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Dig Through History at Josiah Henson Museum and Park

Mar 19, 2024

In North Bethesda, Maryland is the former plantation property where Josiah Henson, the inspiration for Harriet Beecher Stowe’s famous novel Uncle Tom’s Cabin, was enslaved.

Josiah Henson Museum and Park shows the land of the historic Riley/Bolten House where Henson was enslaved. There’s an attached log kitchen and ongoing archaeologic work to find where exactly Henson lived. It’s also a part of the National Park Service: National Underground Railroad Network to Freedom Program.


Located inside the museum are exhibits with illustrations done by Kyle Baker. In the Visitor Center, students can watch a 12-minute orientation film, My Name is Josiah Henson. Another video can be found as you explore deeper into the exhibits. Students will learn things from who he was to how he escaped slavery and gained his freedom in Canada.

As you learn about Josiah Henson, you can learn about slavery not only in Montgomery County but in Maryland as a whole.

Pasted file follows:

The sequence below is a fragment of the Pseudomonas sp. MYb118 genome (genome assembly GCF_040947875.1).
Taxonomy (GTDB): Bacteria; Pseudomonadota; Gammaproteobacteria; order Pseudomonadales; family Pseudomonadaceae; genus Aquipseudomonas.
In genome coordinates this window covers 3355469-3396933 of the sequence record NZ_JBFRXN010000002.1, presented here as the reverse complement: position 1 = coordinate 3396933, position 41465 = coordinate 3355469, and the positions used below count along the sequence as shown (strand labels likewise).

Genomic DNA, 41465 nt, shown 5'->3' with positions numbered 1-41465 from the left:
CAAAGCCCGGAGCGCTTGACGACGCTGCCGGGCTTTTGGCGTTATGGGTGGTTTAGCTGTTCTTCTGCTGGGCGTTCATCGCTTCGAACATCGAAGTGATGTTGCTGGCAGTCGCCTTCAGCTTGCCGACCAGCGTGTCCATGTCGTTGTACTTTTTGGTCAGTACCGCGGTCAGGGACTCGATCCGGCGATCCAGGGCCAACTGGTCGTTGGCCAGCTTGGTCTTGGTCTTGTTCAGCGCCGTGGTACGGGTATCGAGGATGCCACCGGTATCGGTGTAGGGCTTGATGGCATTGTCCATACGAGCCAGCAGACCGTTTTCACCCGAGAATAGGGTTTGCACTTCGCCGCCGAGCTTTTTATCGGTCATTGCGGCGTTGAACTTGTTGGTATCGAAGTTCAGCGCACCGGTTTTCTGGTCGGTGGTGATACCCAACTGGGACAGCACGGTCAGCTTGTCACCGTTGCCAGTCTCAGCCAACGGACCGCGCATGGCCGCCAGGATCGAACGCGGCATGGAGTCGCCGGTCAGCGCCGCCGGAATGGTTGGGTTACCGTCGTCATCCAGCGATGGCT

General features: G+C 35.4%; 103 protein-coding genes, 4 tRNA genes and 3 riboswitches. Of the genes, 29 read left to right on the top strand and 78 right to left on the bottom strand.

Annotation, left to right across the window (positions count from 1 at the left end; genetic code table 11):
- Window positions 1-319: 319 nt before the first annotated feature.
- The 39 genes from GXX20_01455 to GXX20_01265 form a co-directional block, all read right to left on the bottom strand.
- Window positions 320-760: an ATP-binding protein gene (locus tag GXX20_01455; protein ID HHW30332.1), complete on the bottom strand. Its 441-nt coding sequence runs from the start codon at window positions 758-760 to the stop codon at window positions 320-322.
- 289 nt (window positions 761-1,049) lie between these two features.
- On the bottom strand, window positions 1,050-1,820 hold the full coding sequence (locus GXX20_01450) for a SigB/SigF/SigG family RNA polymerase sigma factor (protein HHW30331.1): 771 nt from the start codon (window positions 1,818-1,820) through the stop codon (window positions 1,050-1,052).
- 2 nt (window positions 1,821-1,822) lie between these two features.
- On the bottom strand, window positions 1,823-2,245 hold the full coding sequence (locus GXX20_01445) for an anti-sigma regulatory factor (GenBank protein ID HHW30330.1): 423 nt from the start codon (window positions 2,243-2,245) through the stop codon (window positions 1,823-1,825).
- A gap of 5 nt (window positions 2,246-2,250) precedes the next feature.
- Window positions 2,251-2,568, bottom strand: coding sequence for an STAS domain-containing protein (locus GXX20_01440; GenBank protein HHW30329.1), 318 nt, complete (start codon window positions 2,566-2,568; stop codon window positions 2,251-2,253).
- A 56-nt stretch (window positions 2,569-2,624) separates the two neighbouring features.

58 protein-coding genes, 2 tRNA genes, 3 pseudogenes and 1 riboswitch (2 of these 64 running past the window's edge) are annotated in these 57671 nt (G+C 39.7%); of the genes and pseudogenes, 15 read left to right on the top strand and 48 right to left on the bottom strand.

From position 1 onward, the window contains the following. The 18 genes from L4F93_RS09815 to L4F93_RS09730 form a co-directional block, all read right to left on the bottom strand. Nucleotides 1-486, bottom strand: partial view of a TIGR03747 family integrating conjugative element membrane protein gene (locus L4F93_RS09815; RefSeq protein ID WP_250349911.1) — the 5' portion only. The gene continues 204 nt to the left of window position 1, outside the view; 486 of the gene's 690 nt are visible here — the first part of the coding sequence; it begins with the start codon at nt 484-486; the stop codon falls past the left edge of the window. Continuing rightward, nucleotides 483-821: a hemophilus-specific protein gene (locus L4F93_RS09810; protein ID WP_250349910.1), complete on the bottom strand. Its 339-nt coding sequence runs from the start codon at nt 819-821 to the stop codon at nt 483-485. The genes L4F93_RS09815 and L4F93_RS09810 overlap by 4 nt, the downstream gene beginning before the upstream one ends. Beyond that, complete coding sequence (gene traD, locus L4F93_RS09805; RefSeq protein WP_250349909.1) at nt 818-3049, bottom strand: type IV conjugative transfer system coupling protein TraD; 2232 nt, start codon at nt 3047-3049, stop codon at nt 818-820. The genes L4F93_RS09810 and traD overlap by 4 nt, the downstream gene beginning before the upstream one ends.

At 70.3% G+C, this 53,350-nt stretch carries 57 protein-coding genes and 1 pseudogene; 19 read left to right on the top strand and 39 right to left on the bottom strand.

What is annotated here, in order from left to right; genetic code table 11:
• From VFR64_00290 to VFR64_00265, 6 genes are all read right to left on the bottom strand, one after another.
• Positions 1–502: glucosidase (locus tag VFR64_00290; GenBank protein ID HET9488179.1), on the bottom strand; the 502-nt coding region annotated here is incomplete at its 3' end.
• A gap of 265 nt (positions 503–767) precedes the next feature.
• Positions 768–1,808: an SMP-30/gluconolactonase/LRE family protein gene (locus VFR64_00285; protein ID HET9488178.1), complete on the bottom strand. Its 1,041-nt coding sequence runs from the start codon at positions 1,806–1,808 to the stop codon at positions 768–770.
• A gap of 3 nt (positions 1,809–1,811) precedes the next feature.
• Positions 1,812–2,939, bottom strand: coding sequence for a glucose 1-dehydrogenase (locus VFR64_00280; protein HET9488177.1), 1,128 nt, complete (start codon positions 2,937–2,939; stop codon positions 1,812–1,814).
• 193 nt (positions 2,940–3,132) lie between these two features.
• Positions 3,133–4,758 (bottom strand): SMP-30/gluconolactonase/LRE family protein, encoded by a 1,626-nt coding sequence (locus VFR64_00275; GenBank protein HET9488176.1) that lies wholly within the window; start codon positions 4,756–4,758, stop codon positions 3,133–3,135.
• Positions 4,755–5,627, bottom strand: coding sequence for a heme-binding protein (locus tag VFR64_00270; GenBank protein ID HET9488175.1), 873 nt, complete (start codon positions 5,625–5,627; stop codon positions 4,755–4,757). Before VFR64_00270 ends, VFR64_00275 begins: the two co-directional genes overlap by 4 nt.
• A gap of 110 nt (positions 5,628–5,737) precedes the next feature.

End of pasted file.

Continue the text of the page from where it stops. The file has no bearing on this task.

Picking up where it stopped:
There are also artifacts in the museum that can resonate with older students and guests and an open, active archaeological dig site. The excavations have focused on uncovering any material culture remains of the enslaved population that lived and worked on this property.  Fieldwork has revealed that parts of the Riley plantation survive intact, covered by the green lawns of modern residential lots, including foundations of former structures and many thousand 19th century artifacts.

Montgomery Parks, who oversees Josiah Henson Museum and Park, holds events at the museum throughout the year and during school breaks. Heritage Days happens around the end of the school year with demonstrations and free admission into African American Historical Sites in Montgomery County.

Group tours are available upon request. The museum is open on Friday and Saturday from 10:00 am to 4:00 pm and Sunday from 12:00 pm to 4:00 pm.

For more information and to book your group visit, visit

Photo Courtesy of Visit Montgomery.